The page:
• after the teacher in chorus.
      • Finally, students produce the language, by answering questions orally and doing written exercises.
    • 13. Pres. Pract Prod Byrne’s alternative approach
    • 14. A Substitution Activity
      • Audio-lingualism/PPP
      • Change the following verbs to their “-ing” forms so
      • you can say what you like doing.
      • Example: I like ____skiing___ (ski).
      • 1. I like _________ (swim).
      • 2. I like _________ (eat).
      • 3. I like _________ (draw).
      • 4. I like _________ (watch TV).
    • 15. Total Physical Response (TPR)
      • Understanding the spoken language before developing the skills of speaking.
      • Imperatives are the main structures to transfer or communicate information.
      • The student is not forced to speak, but is allowed an individual readiness period and allowed to spontaneously begin to speak
      • Combines information and skills through the use of the kinesthetic sensory system.
    • 16. Communicative Language Teaching
      • CLT starts from a theory of language as communication .
      • CLT draws on Michael Halliday’s (1970) account of language as ‘functional’ (e.g. instrumental function (using language to get things); representational function (using language to communicate information
    • 17. Principles of Communicative Language Teaching
      • Learners learn a language through using it to communicate.
      • Authentic and meaningful communication should be the goal of classroom activities.
      • Fluency is an important dimension of communication.
      • Communication involves the integration of different language skills.
      • Learning is a process of creative construction and involves trial and error.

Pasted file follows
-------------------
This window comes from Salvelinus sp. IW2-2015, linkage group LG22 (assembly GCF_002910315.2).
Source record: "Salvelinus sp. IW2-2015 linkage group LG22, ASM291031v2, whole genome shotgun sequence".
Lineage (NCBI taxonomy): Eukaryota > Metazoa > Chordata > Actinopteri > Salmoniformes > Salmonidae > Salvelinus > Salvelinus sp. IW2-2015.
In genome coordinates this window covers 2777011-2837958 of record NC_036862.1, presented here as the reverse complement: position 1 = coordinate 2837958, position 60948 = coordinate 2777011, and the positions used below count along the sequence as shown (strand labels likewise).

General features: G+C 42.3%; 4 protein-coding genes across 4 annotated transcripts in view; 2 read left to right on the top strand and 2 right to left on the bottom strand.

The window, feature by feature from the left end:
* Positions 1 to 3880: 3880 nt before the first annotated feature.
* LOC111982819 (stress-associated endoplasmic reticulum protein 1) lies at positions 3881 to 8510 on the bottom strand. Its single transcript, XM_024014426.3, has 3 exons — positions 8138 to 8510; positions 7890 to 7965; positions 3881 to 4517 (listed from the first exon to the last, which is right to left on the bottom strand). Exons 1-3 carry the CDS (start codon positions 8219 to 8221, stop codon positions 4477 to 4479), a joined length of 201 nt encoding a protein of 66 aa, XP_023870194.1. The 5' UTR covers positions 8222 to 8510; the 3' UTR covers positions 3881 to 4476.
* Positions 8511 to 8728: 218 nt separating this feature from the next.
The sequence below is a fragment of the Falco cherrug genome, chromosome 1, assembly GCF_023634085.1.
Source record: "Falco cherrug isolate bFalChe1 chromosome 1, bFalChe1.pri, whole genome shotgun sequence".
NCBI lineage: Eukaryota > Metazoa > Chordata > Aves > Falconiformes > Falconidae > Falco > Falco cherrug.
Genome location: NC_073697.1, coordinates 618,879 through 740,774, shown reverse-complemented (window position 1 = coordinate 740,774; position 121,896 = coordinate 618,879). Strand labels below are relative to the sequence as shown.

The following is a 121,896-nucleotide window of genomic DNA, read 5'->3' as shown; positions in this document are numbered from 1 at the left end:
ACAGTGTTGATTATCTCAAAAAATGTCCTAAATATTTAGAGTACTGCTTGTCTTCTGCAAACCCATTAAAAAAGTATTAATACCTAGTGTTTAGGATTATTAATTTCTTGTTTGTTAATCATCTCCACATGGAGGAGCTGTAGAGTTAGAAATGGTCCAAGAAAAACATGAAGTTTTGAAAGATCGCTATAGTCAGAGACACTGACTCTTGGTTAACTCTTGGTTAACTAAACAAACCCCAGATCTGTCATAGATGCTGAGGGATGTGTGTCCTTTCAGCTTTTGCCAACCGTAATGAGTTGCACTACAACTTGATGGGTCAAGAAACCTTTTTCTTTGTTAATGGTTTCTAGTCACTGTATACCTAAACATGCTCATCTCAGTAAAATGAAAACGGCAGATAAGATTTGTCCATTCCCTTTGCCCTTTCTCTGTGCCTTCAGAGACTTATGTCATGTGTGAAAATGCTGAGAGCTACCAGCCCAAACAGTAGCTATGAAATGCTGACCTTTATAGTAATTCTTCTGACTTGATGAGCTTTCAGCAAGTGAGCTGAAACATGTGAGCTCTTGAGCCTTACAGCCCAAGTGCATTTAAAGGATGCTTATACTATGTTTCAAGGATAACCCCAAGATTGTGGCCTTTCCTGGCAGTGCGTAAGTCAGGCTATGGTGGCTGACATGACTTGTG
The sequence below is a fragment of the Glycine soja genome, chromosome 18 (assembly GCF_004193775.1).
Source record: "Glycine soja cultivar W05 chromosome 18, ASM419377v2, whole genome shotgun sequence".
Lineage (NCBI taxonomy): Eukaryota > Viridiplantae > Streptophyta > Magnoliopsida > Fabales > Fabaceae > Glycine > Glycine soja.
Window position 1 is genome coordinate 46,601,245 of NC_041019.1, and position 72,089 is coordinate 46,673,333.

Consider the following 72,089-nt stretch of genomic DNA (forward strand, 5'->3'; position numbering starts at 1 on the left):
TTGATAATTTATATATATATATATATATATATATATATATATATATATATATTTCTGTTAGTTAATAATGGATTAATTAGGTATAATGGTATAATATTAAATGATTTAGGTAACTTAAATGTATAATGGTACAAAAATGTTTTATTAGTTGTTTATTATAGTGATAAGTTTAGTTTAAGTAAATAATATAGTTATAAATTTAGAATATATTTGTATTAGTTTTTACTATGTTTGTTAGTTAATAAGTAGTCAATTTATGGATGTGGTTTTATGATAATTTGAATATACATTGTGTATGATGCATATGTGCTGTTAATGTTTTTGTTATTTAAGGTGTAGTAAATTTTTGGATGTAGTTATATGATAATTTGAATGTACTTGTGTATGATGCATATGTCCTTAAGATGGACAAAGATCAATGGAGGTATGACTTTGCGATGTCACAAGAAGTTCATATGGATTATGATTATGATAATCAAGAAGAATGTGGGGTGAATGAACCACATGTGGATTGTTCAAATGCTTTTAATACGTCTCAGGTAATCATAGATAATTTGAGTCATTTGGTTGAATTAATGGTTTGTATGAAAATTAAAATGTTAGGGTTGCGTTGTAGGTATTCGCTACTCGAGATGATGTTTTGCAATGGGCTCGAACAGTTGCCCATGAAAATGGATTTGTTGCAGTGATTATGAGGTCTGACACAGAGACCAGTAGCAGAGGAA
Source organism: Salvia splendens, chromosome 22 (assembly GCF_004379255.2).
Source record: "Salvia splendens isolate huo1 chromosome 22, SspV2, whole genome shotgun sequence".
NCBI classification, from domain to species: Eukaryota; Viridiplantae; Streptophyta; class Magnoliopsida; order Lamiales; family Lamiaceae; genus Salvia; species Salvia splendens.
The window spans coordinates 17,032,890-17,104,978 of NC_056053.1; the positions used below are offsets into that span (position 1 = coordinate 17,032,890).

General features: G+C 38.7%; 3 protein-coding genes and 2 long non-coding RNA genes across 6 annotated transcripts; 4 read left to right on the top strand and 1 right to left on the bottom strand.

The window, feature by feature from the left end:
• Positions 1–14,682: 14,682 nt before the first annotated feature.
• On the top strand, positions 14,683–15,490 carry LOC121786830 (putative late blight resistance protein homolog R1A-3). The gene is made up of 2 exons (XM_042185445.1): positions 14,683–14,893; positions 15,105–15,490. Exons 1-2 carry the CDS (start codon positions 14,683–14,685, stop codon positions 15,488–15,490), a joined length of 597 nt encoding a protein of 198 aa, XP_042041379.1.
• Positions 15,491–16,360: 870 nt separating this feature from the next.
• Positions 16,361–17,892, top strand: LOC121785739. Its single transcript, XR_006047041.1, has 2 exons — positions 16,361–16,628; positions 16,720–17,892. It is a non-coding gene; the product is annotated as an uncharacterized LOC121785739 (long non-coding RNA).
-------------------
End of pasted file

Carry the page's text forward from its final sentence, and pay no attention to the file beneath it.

• 18.
      • Contextualization is a basic premise.
      • Language learning is learning to communicate - not learning about a language.
      • Comprehensible pronunciation is sought - not a false ideal e.g. RP.
      • Drilling is used, but not to ensure memorization without context.
    • 19.
      • Translations may be used, if appropriate.
      • Linguistic variation is a central concept in materials and methodology.
      • Sequencing is not solely based on principle of linguistic complexity but also though consideration of function, meaning and content.
      • Intrinsic motivation is maintained by what is being communicated.
      • Richards R. & Rogers, T. (1991) Approaches and
      • Methods in Language
    • 20.
      • Language is used to accomplish a concrete task.
      • Necessary vocabulary, expressions, and grammatical structures are often pre-taught.
      • Can be seen as “deep end” version of PPP.
      Task-based learning
    • 21. A Task-Based Learning Activity
      • Step 1: Pre-task – Introduce topic and task
      • Pre-teach vocabulary and expressions
      • Step 2: Task Cycle – Performance of task with little
      • guidance
      • Step 3: Language Focus – Analyze performance
      • Practice language
    • 22. Lexical approach
      • Based on the assertion that language consists of pre-fabricated chunks.
      • Focus on teaching phrases which show words in combination.
      • Valuable for developing a lexis/lexicon.